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American Marketing Association Philadelphia - Answers in Action™

Building a Customer-Centric Brand: 3 Challenges to Marketers

This post was written by Co-Founder and President at InnerView Group, Chris Wallace.

On Thursday, November 8, the Philadelphia Chapter of the American Marketing Association (AMA) hosted an event focused on building a “customer-centric” brand. The guest speaker for the evening, David Norton, has extensive experience helping brands build an infrastructure to better serve customers. In his role as Chairman and CMO of GALE Partners and past positions such as CMO of Caesars and Harrah’s Entertainment, David’s expertise is in bringing brand strategy to life through innovative customer experiences. I was lucky enough to serve as host for this event and found David’s insights to be valuable to marketers of all kinds.

Brand Strategy is Worthless Without Coordination

The overarching theme for the evening was execution.

The depth of a brand goes well beyond a one-minute television commercial. Brand strategy touches many different aspects of an organization as it requires significant coordination across functions to put into motion. At a time when brands are struggling to differentiate themselves, marketers need to be the ones knocking down the silos to keep the brand promise and the experience aligned for customers.

Keeping in theme with execution, there were three main points David made that marketers need to hone in on for a successful brand strategy. The following items are not mere suggestions, but rather imperatives or challenges that ensure their brand stays focused on earning each customer:

Centralize the Data

This point comes through loud and clear in David’s book, The High Roller Experience, and it was echoed at the AMA Philadelphia event. For an organization to be serious about providing personalized services to customers, all that customer data must be collected in one place.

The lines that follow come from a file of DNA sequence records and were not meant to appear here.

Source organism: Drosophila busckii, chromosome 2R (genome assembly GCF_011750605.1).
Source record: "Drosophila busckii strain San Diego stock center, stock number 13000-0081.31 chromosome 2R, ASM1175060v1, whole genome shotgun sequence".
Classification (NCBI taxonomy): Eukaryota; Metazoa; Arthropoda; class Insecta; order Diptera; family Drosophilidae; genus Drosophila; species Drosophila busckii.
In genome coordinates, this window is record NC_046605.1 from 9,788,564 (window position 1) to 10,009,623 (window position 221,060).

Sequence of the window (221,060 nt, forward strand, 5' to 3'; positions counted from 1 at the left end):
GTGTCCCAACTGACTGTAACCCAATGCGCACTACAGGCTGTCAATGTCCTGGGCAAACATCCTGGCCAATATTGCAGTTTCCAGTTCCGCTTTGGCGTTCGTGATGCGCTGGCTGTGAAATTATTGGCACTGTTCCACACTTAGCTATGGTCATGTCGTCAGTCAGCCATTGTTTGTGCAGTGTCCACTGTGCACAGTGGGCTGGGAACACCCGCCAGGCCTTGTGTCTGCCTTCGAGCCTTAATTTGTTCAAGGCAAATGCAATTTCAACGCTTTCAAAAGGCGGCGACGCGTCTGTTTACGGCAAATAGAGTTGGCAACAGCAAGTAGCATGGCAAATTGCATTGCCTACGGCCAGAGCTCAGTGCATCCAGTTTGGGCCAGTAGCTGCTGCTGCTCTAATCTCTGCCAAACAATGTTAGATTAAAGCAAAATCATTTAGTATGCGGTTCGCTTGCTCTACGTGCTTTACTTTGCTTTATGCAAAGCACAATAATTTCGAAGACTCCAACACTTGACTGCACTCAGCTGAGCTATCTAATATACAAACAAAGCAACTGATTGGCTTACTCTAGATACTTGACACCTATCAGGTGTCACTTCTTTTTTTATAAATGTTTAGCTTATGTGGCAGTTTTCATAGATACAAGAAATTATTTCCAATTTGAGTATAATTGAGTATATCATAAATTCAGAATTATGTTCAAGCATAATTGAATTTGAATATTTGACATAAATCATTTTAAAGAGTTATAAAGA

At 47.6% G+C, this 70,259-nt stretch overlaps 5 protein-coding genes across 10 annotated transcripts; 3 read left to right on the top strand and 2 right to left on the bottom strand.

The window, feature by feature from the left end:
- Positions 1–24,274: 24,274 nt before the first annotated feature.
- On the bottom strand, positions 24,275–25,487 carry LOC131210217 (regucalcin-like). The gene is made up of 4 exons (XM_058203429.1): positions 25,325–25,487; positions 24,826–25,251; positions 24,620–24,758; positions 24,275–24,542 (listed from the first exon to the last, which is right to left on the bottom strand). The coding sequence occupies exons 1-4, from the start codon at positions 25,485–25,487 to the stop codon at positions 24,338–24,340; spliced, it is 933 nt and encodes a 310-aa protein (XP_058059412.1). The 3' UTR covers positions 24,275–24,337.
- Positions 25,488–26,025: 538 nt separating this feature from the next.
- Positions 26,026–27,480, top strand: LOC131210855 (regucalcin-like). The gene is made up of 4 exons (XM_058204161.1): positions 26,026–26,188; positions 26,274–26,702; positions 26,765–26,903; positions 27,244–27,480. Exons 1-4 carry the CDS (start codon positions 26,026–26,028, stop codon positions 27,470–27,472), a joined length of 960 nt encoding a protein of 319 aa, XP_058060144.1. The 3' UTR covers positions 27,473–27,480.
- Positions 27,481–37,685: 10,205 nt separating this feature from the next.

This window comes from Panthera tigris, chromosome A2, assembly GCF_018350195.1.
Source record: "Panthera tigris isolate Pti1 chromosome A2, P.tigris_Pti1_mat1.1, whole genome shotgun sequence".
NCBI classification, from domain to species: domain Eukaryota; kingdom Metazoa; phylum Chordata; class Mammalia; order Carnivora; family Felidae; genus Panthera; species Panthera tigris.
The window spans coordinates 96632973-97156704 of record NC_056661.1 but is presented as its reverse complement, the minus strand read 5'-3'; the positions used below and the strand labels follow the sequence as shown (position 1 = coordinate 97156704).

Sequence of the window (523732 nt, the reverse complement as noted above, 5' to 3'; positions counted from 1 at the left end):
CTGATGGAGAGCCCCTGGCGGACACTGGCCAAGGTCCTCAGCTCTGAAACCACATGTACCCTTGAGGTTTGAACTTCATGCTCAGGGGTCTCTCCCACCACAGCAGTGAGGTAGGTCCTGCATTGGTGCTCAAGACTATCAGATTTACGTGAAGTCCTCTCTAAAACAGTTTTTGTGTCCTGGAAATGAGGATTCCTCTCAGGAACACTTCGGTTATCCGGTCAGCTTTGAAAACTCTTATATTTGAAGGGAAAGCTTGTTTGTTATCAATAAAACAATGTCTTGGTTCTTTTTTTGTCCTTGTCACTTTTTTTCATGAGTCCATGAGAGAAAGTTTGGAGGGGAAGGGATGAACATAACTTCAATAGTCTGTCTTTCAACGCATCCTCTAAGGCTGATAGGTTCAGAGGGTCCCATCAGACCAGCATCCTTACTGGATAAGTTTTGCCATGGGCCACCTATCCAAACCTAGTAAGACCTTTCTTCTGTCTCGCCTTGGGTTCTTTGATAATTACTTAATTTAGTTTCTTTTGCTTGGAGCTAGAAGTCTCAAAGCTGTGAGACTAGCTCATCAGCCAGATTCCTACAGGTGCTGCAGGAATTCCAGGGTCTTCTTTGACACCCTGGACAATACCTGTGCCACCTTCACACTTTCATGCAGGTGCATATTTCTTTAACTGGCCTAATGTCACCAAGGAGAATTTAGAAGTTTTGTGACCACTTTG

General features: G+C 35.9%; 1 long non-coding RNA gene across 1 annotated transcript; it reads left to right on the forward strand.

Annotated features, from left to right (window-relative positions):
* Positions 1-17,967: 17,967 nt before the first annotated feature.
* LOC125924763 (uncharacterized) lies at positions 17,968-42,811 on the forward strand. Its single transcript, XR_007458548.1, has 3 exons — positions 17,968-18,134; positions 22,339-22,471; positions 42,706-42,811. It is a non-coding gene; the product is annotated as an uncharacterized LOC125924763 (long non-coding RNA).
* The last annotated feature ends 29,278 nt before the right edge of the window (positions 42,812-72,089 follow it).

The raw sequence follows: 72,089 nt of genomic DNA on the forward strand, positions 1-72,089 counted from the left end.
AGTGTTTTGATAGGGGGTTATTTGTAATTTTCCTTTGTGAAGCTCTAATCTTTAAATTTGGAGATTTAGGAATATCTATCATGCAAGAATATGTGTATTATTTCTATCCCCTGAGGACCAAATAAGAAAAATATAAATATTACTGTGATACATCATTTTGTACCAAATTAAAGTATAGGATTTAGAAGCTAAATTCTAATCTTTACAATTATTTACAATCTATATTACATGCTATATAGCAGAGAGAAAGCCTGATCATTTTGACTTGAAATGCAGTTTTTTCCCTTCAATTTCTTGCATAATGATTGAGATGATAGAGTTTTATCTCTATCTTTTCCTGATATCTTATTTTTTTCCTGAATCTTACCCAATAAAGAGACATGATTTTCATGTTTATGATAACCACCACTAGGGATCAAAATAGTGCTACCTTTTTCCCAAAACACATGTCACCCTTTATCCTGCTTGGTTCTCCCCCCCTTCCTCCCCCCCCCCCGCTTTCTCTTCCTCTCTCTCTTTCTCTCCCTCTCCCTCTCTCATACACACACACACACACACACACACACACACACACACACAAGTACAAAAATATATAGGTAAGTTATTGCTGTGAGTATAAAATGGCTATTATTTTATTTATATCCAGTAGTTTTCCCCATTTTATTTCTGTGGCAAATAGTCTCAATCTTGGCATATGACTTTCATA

Take the hospitality industry for example. If a guest stays at various brands within a larger portfolio (i.e., Marriott or Hilton), the individual brands should not own the data but instead, guest’s wants and needs should reside at the corporate level so patterns can be identified and preferences can be analyzed. This will allow the hotel company to develop a strategy to engage that customer rather than have each brand market to them to serve their own goals.

This is a company-centric approach. At best it optimizes the customer experience increasing retention. At worst, opportunities are missed and it confuses and alienates the customer.

Identify Employee “Corollaries”

A brand defines the promises it is making to customers. David found success in building connections between employees and the brand promises through something he called “corollaries”. David defined this as linking key elements of the brand to simple actions employees take to demonstrate the essence of the brand. For example, during his time in the casino business, there were a multitude of different employees who had a chance to interact with a guest. For each role, there were defined ways those interactions could be personalized to give the guest a consistent experience across the entire property. These “corollaries” made the brand real and put each employee in a position to be an ambassador.

Don’t Wait for Other Departments

The biggest takeaway from the discussion was David’s insistence that marketers should not wait for others to put their brand into motion. He referenced the role marketing played in training executives and his efforts to properly link incentives across the network of the casinos he oversaw.

Marketing doesn’t typically get involved in training or incentives, but all of it tied back to the brand. David needed to keep the strategy aligned across the organization or the execution would fall short. Poor execution in the casino business meant gamblers and guests would spend their money elsewhere.

The concept of “brand” has become more important in the modern organization than ever before.  David Norton did an excellent job of highlighting both why a customer-centric positioning makes sense for brands and gave clear advice on how to put that strategy into motion. Most importantly, David’s experiences should give marketers the confidence to take control of their brand and step outside their silo to ensure sound strategy turns into superior execution. After all, your customers demand it.

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